If you were to view illness and injury solely through the lens of the media, you would assume that the sick and injured are ‘brave’, ‘fighters’, ‘determined’ and ultimately inspirational through our stoical refusal to complain and make other people uncomfortable with the messy details of our treatment and recovery.
Whilst it is fantastic that charities can use this mantra of fighting back to raise vital funds for cancer and other medical research, the refusal to acknowledge the breadth of individual experiences in this narrative can negatively impact on the emotional state of those living with serious illness or disability. If we are not successful in ‘beating’ cancer to run marathons or ‘battling’ through injury to climb mountains, does that mean we are just not fighting hard enough?
If the only acceptable face of recovery is dignified, heroic and uplifting, what are you supposed to do when you feel angry, bitter and defeated? How can you feel comfortable articulating the true answer to ‘How are you feeling?’, when the only answer anyone wants to hear is ‘Oh, you know, battling on’. Accompanied by a brave smile, naturally.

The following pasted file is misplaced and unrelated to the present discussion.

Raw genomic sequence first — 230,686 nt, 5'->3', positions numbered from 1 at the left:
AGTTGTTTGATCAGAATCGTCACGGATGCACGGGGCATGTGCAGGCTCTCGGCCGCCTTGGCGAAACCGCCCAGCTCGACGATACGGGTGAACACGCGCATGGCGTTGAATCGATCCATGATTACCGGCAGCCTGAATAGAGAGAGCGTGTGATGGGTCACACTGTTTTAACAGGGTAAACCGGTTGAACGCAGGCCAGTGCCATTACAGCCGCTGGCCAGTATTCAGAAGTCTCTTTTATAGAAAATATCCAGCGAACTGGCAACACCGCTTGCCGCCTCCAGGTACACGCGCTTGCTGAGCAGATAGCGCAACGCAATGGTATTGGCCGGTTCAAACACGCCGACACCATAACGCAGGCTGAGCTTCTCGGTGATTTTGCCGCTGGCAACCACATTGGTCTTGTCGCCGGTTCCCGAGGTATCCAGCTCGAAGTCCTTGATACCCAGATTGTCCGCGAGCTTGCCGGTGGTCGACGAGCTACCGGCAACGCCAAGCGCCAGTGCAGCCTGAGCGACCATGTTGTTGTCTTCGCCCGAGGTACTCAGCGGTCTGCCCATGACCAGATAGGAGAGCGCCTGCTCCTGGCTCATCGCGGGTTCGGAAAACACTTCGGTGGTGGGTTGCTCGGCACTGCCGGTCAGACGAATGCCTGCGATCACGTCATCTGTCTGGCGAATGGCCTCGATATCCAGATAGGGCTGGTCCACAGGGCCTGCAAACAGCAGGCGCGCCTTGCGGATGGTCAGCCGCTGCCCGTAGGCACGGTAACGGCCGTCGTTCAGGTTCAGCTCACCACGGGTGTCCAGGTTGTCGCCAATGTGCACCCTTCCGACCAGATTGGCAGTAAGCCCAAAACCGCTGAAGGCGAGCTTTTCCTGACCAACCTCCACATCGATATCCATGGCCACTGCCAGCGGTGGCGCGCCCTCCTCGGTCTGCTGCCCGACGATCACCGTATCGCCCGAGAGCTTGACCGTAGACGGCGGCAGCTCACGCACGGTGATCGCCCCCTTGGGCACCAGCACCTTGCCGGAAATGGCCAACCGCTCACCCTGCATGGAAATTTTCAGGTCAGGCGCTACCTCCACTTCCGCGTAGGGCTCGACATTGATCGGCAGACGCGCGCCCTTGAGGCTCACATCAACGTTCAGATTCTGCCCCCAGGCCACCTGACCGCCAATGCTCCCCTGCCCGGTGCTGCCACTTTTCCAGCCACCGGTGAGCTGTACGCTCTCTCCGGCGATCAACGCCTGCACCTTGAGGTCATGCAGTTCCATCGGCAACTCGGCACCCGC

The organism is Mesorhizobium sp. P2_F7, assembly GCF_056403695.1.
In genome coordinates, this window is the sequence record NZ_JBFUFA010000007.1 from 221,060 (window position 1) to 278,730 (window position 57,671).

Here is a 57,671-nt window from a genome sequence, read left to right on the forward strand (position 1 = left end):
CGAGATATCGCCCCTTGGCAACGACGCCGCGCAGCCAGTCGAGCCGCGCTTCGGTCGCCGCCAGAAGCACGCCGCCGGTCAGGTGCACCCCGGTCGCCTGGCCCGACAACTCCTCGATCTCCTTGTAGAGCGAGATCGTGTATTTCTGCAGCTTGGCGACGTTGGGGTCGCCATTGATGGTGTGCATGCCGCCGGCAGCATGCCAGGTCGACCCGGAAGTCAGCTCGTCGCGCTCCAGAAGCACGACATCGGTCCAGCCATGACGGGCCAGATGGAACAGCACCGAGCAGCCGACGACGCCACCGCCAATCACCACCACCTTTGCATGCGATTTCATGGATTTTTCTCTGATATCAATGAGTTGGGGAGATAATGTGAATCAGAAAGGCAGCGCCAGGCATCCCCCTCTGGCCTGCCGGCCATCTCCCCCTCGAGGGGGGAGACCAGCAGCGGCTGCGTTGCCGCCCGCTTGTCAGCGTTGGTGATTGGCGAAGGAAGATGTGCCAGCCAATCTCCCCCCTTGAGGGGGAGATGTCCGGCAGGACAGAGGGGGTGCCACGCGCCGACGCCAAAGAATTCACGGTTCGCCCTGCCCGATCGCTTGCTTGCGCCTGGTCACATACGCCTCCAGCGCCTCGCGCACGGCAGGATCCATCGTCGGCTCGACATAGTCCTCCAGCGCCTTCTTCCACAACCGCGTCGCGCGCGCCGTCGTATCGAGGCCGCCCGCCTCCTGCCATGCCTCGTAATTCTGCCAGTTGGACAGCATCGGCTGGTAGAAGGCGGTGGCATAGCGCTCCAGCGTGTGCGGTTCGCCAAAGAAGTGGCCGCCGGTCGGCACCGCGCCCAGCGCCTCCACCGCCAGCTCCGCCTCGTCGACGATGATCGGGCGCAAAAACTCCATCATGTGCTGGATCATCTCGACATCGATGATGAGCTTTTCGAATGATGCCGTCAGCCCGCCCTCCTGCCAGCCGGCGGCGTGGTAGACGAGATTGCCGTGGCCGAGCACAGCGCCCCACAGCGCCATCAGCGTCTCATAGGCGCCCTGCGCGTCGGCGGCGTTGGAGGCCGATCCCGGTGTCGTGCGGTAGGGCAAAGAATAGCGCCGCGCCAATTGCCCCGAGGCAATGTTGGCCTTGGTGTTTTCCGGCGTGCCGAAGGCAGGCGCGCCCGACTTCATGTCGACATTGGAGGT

It is not just physically, but mentally demanding to channel your energies into rehabilitation and recovery. There are some days when it is all too much and the only thing you can do is keep your head down and hope for a better day tomorrow. If this is not the part of the story that anyone wants to hear, it can be incredibly isolating.
If the only narratives that you hear are those of incredible success; the amputee who now climbs mountains or the cancer patient who runs marathons, how can you not feel that your own journey is embarrassingly futile and feel shame admitting that you are not a paragon of virtuous achievement?
Yes, this blog is about challenging my own perceptions of my mobility and moving forward with a positive attitude to see what I can achieve; however I could not have written this blog two years ago, when the trauma was still very raw and present. By not recognising the true emotional and physical costs of a serious and life changing illness or disability, adds insult to very real injury.
Note: whilst the title might imply otherwise, I actually think that the This Girl Can campaign is incredibly successful precisely because it empowers women of all levels of activity and achievement to push themselves to their personal limits without judgement.